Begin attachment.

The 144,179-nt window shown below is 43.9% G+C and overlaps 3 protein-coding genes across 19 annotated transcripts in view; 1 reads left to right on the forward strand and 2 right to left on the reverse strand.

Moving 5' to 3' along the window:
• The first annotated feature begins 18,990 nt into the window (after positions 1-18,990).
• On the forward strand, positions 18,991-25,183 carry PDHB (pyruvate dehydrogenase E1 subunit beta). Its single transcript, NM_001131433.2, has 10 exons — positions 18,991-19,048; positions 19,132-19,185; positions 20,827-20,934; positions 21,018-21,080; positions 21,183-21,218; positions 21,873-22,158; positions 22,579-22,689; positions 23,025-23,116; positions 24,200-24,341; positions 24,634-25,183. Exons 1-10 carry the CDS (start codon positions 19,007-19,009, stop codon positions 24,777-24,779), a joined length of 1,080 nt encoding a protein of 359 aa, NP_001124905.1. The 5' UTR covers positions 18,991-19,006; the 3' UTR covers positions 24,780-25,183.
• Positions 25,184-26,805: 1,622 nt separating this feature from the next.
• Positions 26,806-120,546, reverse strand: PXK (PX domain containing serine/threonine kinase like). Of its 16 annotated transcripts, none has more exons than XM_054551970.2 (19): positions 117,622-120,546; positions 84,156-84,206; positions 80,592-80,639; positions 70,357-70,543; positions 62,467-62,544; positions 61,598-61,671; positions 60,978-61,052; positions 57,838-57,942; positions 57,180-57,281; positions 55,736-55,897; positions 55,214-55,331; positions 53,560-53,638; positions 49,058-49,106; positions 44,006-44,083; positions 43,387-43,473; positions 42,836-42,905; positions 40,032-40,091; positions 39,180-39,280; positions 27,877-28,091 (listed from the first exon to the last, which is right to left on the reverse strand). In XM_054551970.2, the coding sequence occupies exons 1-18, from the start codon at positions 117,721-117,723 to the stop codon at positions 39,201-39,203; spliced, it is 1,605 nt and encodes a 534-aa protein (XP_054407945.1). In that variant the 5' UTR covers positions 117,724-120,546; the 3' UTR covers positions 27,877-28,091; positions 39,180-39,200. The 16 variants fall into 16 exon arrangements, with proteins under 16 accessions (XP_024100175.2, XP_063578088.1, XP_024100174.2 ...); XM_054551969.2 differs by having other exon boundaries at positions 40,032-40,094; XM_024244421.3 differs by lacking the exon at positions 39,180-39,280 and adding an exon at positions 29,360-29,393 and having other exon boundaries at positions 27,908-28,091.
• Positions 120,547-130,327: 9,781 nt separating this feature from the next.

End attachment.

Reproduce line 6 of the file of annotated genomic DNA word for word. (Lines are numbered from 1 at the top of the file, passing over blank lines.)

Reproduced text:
• Positions 26,806-120,546, reverse strand: PXK (PX domain containing serine/threonine kinase like). Of its 16 annotated transcripts, none has more exons than XM_054551970.2 (19): positions 117,622-120,546; positions 84,156-84,206; positions 80,592-80,639; positions 70,357-70,543; positions 62,467-62,544; positions 61,598-61,671; positions 60,978-61,052; positions 57,838-57,942; positions 57,180-57,281; positions 55,736-55,897; positions 55,214-55,331; positions 53,560-53,638; positions 49,058-49,106; positions 44,006-44,083; positions 43,387-43,473; positions 42,836-42,905; positions 40,032-40,091; positions 39,180-39,280; positions 27,877-28,091 (listed from the first exon to the last, which is right to left on the reverse strand). In XM_054551970.2, the coding sequence occupies exons 1-18, from the start codon at positions 117,721-117,723 to the stop codon at positions 39,201-39,203; spliced, it is 1,605 nt and encodes a 534-aa protein (XP_054407945.1). In that variant the 5' UTR covers positions 117,724-120,546; the 3' UTR covers positions 27,877-28,091; positions 39,180-39,200. The 16 variants fall into 16 exon arrangements, with proteins under 16 accessions (XP_024100175.2, XP_063578088.1, XP_024100174.2 ...); XM_054551969.2 differs by having other exon boundaries at positions 40,032-40,094; XM_024244421.3 differs by lacking the exon at positions 39,180-39,280 and adding an exon at positions 29,360-29,393 and having other exon boundaries at positions 27,908-28,091.